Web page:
An Open Letter To Ron Paul Supporters
Brian Doherty, whose written a history of the libertarian movement and, most recently, a history of Ron Paul’s two most recent campaigns for the Presidency, writes today about what might come next for the movement that has sprung up around the retiring Texas Congressman now that his campaign, and his political career, have come to an end:
While Ron Paul has no future in politics, the Ron Paul machine and his son, Kentucky Senator Rand Paul, will. That’s why the political pros in the Paul movement don’t appreciate acting-out like Richard Gilbert’s lawsuit. That’s also why Rand Paul risked the wrath of his father’s hardcore fans by endorsing Mitt Romney, just as soon as Ron Paul admitted he would not win.
Senator Paul knows he needs to reach beyond his father’s 10-15 percent base in the primaries to more mainstream, red-state, talk-radio Republicans. He can’t do that by marking himself as a traitor to the party. So he stands behind nominee Romney and plans to actively campaign for him.
But he also can’t mark himself a traitor to the Ron Paul cause. So Rand Paul followed up his endorsement by calling out Romney in the pages of National Review for Romney’s declaration that he would have the authority as president to start a war with Iran. That sort of foreign policy adventurism — especially when done without respect for Congress’s traditional constitutional power over declaring war — is anathema to the core Ron Paul crowd, and Rand Paul condemned it.
Indeed, despite the Rand Paul endorsement, Romney will be hard-pressed to win the votes of many Paul fans in November, though he’s clearly trying not to offend them intentionally by openly disrespecting their man. Paul’s fans are driven by a sense of crisis. For his whole political career, Paul has been predicting big trouble based on government overreach — with spending, with monetary policy, with managing Americans’ choices, and with a world-straddling, expensive, imperial foreign policy. Paul’s devotees see those crises as no longer looming, but here right now. America, they think, could soon be Greece. And they don’t see how a Romney who supported bailouts, who thinks a trillion-dollar spending cut would harm the economy, who helped lay the groundwork for ObamaCare, who believes in more overseas wars, can save America.
It’s easy for establishments to mock that sort of fervor. But the Republican Party has seen young, radically anti-government, quirky, curious movements conquer before. The Goldwater kids did it in the ’60s; the Religious Right did it in the wake of Pat Robertson’s failed presidential bid in 1988.
Personally, I’m skeptical that the Ron Paul wave can be quite as successful as either the Goldwater movement or the Religious Right. In both of those cases, the activists were backed by powerful and experienced political insiders who knew what it took to win elections, what it took to gain support and influence inside the Republican Party, and how to pick which battles to fight and which battles to hold back on. They also succeeded because they had a significant grassroots organization that made itself available to the Republican Party on numerous occasions and, when needed, voted as loyal Republicans. That’s what it takes to succeed at party politics, and I have real doubts about whether the Paul people have those skills or would be able to muster them instead of continuing to engage in the same tactics that they have in the past two Presidential election cycles.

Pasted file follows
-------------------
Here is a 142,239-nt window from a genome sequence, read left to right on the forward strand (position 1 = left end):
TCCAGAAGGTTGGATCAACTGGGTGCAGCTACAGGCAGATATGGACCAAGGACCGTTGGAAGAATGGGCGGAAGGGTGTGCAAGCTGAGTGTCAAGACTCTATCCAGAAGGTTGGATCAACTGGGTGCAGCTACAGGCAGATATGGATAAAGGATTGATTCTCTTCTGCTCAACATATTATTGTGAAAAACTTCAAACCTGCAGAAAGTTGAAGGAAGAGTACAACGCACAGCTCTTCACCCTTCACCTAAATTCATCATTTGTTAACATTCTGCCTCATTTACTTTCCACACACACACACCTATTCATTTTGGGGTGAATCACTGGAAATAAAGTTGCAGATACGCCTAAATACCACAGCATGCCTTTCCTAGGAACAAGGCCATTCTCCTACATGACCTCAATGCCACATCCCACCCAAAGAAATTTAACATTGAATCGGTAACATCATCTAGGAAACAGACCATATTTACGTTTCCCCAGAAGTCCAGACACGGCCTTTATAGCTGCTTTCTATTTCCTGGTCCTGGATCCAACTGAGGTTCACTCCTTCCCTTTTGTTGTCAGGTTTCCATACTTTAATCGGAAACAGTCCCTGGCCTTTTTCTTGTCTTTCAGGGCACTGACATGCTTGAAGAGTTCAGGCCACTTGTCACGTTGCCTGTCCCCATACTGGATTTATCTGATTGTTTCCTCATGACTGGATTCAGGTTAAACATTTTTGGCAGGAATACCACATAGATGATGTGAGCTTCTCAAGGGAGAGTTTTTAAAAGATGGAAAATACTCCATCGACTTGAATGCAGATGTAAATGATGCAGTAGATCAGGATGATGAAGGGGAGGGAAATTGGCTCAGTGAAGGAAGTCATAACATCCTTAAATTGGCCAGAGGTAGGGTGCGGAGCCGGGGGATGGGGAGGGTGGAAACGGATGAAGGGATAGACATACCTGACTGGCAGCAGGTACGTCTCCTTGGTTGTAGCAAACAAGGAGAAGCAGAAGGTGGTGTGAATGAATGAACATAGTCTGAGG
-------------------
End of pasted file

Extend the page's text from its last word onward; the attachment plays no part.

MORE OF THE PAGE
Another problem one finds with the the Paul people is that there seems to be an unwillingness to consider supporting anyone who isn’t completely behind the Ron Paul agenda, whatever the heck that may be. The problem with that, of course, is that you’re never going to find a politician who agrees with you completely, which means that you’ll have to make some choices about what issues are most important to you, whether it’s economics, or foreign policy, or the War On Drugs. Saying that a candidate that doesn’t match your opinions, or Ron Paul’s opinions, completely is by definition unacceptable means that you are going to be both eternally disappointed and eternally irrelevant. This kind of orthodoxy is the reason, I think, why Paul supporters have been so vehement in their rejection of Gary Johnson , even though the two men agree on pretty much every major issue. Letting the perfect be the enemy of the good is a common libertarian mistake, and its own that Paul supporters will find themselves falling victim to frequently if they insist on complete orthodoxy from every candidate they support.
So here’s my advice to Ron Paul supporters. Try and learn some practical politics for once. If you really want to be a part of the Republican Party, then you are going to have to accept the fact that the Republican Party is a coalition made up of many different kinds of people with different ideas on some issues. On some issues, you’ll be able to convince people to see things your ways, form coalitions, and get things accomplished. On others, you’ll have to accept the fact that your in the minority on a given issue and that the Republican Party doesn’t exist to reflect only your point of view. In the meantime, education and activism might start bending the party in your direction. Even then, though, it’s never going to be a complete reflection of everything you want. In other words, you’re going to have to compromise. That’s what big party politics is all about.